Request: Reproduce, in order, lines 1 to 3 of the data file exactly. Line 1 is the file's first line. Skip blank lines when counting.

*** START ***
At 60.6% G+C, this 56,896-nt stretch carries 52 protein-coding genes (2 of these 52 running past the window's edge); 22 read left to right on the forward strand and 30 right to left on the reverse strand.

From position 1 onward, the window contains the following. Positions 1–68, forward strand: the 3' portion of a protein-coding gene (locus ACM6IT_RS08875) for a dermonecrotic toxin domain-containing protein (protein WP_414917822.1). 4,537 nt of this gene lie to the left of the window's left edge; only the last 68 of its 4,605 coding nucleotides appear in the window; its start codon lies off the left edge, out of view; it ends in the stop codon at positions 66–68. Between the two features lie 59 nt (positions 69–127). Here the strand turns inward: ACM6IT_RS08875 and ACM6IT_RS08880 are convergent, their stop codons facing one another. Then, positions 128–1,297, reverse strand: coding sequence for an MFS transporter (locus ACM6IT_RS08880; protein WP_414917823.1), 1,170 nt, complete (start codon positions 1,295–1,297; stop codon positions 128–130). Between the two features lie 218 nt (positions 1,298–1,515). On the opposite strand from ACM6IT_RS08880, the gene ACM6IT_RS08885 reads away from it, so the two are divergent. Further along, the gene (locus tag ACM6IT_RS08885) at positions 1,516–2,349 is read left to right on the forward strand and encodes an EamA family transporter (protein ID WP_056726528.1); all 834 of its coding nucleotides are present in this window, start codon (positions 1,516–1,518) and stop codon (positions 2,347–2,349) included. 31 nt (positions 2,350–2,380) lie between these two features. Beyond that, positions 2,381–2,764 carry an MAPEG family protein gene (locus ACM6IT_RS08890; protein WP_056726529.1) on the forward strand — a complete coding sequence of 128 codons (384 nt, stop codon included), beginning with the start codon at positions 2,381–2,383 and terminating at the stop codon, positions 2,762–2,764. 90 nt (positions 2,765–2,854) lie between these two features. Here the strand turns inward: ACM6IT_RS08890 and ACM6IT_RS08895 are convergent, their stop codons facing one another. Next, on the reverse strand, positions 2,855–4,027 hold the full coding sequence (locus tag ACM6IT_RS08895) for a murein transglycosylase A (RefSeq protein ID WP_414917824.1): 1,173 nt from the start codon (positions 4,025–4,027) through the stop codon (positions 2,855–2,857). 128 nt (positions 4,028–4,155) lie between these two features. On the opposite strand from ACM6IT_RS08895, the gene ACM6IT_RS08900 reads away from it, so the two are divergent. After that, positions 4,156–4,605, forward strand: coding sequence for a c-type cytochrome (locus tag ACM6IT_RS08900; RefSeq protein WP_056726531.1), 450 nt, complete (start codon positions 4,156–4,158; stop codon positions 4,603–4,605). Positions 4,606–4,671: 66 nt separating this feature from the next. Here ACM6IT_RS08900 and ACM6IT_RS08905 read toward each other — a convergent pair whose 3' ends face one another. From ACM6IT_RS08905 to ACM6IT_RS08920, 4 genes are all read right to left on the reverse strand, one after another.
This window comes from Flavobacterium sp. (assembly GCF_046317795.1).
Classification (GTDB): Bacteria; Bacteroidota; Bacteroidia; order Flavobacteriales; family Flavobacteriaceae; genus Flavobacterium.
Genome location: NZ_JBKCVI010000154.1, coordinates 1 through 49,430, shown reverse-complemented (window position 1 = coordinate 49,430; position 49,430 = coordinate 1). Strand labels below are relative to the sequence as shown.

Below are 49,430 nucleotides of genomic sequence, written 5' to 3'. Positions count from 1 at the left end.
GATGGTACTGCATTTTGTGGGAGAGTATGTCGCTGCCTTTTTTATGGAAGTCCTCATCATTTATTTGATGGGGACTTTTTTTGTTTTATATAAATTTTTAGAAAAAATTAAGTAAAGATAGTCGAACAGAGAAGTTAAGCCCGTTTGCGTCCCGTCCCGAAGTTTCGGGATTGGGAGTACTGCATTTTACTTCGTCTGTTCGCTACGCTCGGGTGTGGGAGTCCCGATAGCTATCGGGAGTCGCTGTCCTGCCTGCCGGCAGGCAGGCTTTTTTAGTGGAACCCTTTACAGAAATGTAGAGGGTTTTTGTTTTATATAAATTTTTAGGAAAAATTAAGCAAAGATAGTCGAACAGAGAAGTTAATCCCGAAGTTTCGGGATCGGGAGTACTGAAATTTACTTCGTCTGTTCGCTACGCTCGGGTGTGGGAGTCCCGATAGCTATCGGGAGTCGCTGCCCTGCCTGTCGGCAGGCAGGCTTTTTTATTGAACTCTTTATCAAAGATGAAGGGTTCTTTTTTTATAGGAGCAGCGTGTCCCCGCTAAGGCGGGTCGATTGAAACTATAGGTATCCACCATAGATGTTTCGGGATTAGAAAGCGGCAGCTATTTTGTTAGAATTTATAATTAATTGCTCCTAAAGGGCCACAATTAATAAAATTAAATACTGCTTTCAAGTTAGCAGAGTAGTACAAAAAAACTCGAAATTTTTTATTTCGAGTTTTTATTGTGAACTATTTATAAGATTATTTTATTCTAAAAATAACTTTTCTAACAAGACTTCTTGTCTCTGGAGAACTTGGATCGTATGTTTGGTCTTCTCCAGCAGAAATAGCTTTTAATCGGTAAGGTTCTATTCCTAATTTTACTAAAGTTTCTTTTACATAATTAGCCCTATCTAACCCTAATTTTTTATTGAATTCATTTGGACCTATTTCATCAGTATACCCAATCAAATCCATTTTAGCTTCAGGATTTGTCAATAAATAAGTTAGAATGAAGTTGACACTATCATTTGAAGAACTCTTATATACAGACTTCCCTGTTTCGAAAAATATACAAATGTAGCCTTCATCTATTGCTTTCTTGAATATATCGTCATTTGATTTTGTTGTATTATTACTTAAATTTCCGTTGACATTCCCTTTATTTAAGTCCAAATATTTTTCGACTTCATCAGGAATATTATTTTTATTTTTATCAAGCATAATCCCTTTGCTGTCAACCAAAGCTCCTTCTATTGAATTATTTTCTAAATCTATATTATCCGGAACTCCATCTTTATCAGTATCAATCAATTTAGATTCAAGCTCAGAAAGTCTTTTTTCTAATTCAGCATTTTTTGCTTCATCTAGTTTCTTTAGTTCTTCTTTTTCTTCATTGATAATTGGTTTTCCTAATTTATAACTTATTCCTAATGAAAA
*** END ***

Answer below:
At 60.6% G+C, this 56,896-nt stretch carries 52 protein-coding genes (2 of these 52 running past the window's edge); 22 read left to right on the forward strand and 30 right to left on the reverse strand.

From position 1 onward, the window contains the following. Positions 1–68, forward strand: the 3' portion of a protein-coding gene (locus ACM6IT_RS08875) for a dermonecrotic toxin domain-containing protein (protein WP_414917822.1). 4,537 nt of this gene lie to the left of the window's left edge; only the last 68 of its 4,605 coding nucleotides appear in the window; its start codon lies off the left edge, out of view; it ends in the stop codon at positions 66–68. Between the two features lie 59 nt (positions 69–127). Here the strand turns inward: ACM6IT_RS08875 and ACM6IT_RS08880 are convergent, their stop codons facing one another. Then, positions 128–1,297, reverse strand: coding sequence for an MFS transporter (locus ACM6IT_RS08880; protein WP_414917823.1), 1,170 nt, complete (start codon positions 1,295–1,297; stop codon positions 128–130). Between the two features lie 218 nt (positions 1,298–1,515). On the opposite strand from ACM6IT_RS08880, the gene ACM6IT_RS08885 reads away from it, so the two are divergent. Further along, the gene (locus tag ACM6IT_RS08885) at positions 1,516–2,349 is read left to right on the forward strand and encodes an EamA family transporter (protein ID WP_056726528.1); all 834 of its coding nucleotides are present in this window, start codon (positions 1,516–1,518) and stop codon (positions 2,347–2,349) included. 31 nt (positions 2,350–2,380) lie between these two features. Beyond that, positions 2,381–2,764 carry an MAPEG family protein gene (locus ACM6IT_RS08890; protein WP_056726529.1) on the forward strand — a complete coding sequence of 128 codons (384 nt, stop codon included), beginning with the start codon at positions 2,381–2,383 and terminating at the stop codon, positions 2,762–2,764. 90 nt (positions 2,765–2,854) lie between these two features. Here the strand turns inward: ACM6IT_RS08890 and ACM6IT_RS08895 are convergent, their stop codons facing one another. Next, on the reverse strand, positions 2,855–4,027 hold the full coding sequence (locus tag ACM6IT_RS08895) for a murein transglycosylase A (RefSeq protein ID WP_414917824.1): 1,173 nt from the start codon (positions 4,025–4,027) through the stop codon (positions 2,855–2,857). 128 nt (positions 4,028–4,155) lie between these two features. On the opposite strand from ACM6IT_RS08895, the gene ACM6IT_RS08900 reads away from it, so the two are divergent. After that, positions 4,156–4,605, forward strand: coding sequence for a c-type cytochrome (locus tag ACM6IT_RS08900; RefSeq protein WP_056726531.1), 450 nt, complete (start codon positions 4,156–4,158; stop codon positions 4,603–4,605). Positions 4,606–4,671: 66 nt separating this feature from the next. Here ACM6IT_RS08900 and ACM6IT_RS08905 read toward each other — a convergent pair whose 3' ends face one another. From ACM6IT_RS08905 to ACM6IT_RS08920, 4 genes are all read right to left on the reverse strand, one after another.
This window comes from Flavobacterium sp. (assembly GCF_046317795.1).